There were five more days of our honeymoon to go. We were looking forward to a pleasant few days. The only thing Polly had her heart set on was a visit to Lakeland Plastics. I couldn't see any reason not to go. It was a decision I would come to regret.

Monday, 14 July 2008

Out For A Duck

Yesterday was my birthday. 47 years, and to the surprise of many, still going strong.

The day started early when an excited 4 year old bounced on me singing 'Happy Birthday to you` and asking if I wanted to open my presents yet. When I eventually surfaced and the carers had left, he cheerfully argued with his big brother about who should help me unwrap what. “Open this one, Daddy. It's from Mummy and me and him.” This one turned out to be a rather lovely coffee maker. The day was off to a wonderful start.

That afternoon Polly had organised a picnic in Beddington Park, just down the road. St Mary's, a chocolate box church, on the edge of the park was having a 'Duck Day' by the river that runs through the tree studded open parkland. We set up in the shade of a Hawthorn tree next to the Wandle and waited for friends to arrive. Already, a little way up stream a stall had been set up to sell the yellow plastic ducks that would race down the river from one small bridge to the next. A few fĂȘte type games had been erected and there was a small refreshments tent. A few hundred people had gathered for the fun.

What followed was one of those idyllic afternoons that you are occasionally blessed with. Good friends, fine weather and a plenitude of food. Polly had baked a huge number scones which she served with the traditional clotted cream and strawberry jam. It could not have been more English if the Queen had come morris dancing through our party whilst eating fish and chips and quoting Shakespeare. Many of the friends who came have young children and they joined together in a running, splashing, shrieking game of incomprehensible (to us adults) rules and laughter, punctuated by breathless breaks as yellow ducks floated downstream on the gentle current, racing to the bridge a few yards from us. The Wandle, at this point in it's meandering course, is only about 20 feet wide and just 9 inches deep. With plenty of adults to cast an occasional eye over them they were left to themselves to dip in and out of the water like a raft of otter pups and we grown ups were left to lie on picnic rugs and chat. Someone had thoughtfully brought along a small table for me to rest my plate on and by the time the afternoon drew to a close it was littered with birthday cards and several bottles of wine.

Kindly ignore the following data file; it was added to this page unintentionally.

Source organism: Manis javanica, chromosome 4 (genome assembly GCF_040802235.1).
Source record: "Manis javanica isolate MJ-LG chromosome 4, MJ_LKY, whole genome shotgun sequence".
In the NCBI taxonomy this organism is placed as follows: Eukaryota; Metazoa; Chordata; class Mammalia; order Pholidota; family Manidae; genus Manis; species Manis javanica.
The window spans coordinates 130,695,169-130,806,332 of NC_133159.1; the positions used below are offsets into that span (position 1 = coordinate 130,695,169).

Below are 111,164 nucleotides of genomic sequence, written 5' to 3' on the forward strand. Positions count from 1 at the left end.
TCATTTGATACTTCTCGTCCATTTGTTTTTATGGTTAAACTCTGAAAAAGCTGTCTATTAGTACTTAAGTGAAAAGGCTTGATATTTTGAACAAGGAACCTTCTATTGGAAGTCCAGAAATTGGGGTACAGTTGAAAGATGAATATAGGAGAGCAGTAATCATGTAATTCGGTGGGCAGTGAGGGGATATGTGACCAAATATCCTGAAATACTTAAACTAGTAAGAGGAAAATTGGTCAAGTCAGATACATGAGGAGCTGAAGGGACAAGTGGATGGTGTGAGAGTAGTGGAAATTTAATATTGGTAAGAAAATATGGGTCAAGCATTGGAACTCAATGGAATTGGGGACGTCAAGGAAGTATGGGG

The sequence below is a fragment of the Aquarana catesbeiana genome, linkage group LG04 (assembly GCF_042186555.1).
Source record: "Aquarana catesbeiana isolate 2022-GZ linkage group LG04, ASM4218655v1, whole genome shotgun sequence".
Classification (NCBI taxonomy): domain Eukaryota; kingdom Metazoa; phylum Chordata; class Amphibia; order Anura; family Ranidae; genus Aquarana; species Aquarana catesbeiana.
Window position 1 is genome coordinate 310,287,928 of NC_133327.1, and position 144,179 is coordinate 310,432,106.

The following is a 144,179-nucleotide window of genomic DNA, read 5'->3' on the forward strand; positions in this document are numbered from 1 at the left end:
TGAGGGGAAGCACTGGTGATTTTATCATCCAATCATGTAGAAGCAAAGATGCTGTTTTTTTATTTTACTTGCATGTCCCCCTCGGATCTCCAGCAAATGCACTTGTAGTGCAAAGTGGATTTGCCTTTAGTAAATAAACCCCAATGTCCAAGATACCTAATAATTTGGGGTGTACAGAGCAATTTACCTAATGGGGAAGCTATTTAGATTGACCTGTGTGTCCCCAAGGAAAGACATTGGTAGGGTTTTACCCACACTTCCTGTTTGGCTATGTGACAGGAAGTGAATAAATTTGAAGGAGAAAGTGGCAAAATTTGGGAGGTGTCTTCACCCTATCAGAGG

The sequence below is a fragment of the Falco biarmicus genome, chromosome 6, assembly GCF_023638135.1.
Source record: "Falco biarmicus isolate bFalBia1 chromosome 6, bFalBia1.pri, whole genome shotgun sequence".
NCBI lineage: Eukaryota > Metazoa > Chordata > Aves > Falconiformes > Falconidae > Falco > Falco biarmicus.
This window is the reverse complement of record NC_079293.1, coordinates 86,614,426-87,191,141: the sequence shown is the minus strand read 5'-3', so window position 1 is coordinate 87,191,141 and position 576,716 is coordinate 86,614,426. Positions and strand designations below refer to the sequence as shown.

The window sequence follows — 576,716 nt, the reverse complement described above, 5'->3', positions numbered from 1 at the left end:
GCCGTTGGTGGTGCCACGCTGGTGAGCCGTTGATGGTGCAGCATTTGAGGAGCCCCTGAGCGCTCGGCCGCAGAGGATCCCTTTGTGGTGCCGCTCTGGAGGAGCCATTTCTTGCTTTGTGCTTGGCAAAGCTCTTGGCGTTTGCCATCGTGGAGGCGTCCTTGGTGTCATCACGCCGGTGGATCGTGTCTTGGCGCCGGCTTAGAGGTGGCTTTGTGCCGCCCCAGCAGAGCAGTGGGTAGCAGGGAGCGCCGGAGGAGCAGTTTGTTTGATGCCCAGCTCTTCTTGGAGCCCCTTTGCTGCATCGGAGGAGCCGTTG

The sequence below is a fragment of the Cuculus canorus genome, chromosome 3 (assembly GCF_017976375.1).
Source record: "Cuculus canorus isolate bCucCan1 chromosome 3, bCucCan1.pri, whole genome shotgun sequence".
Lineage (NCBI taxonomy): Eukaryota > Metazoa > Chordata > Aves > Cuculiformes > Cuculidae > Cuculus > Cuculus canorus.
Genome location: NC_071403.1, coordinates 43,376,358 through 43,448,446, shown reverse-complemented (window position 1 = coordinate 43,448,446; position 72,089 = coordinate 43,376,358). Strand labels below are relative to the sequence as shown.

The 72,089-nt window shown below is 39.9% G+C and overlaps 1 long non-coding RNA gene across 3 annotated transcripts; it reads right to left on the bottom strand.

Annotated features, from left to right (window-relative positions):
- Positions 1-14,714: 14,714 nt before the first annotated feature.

Later, back at home, with two happily exhausted children tucked up in bed, my friend Kevin popped round to wish me a happy birthday and give me some Trappist beer from Belgium, one of the finest drinks on God's green earth. Later Polly and I drank a bottle to accompany the roasted vegetables and leg of lamb she had cooked for me.

This post should be read whilst listening to Lou Reed's 'Perfect Day' (or better yet, Kirsty MacColl's duet with Evan Dando from her album 'Galore`.)

Thursday, 10 July 2008

The Honeymoon Story (Part One)

In which a Swiss Army knife is needed.

The first night of your honeymoon is supposed to be memorable, and believe me Polly's and mine certainly was. If you've been following the tale of our wedding day then you will know that we had both been sent to be covered in confetti at an event called London Lights. Afterwards we were driven to our flat where we met up with my best man Kevin and his partner Harvey who had been unloading the huge pile of wedding presents and cafetieres.

The story continues. . .

In those long agodays I used a manual wheelchair for everyday use but had a high powered out door electric wheelchair for whizzing to the shops and such like. We had hired a small van for the duration of the honeymoon and Kevin and Harvey helped us load the heavy chair in to it. I made the, by today's standard easy, transfer to the passenger seat and we were off. Polly did not yet know where we were spending our wedding night so I directed us through South London towards Wimbledon.

Polly grew up a few miles from Wimbledon common and had spent many happy times there. On the edge of the common is an area called Cannizaro Park, named for the house that has stood there in one form or another since the 18th Century. When Polly was a girl the house was a rather twee nursing home and she could see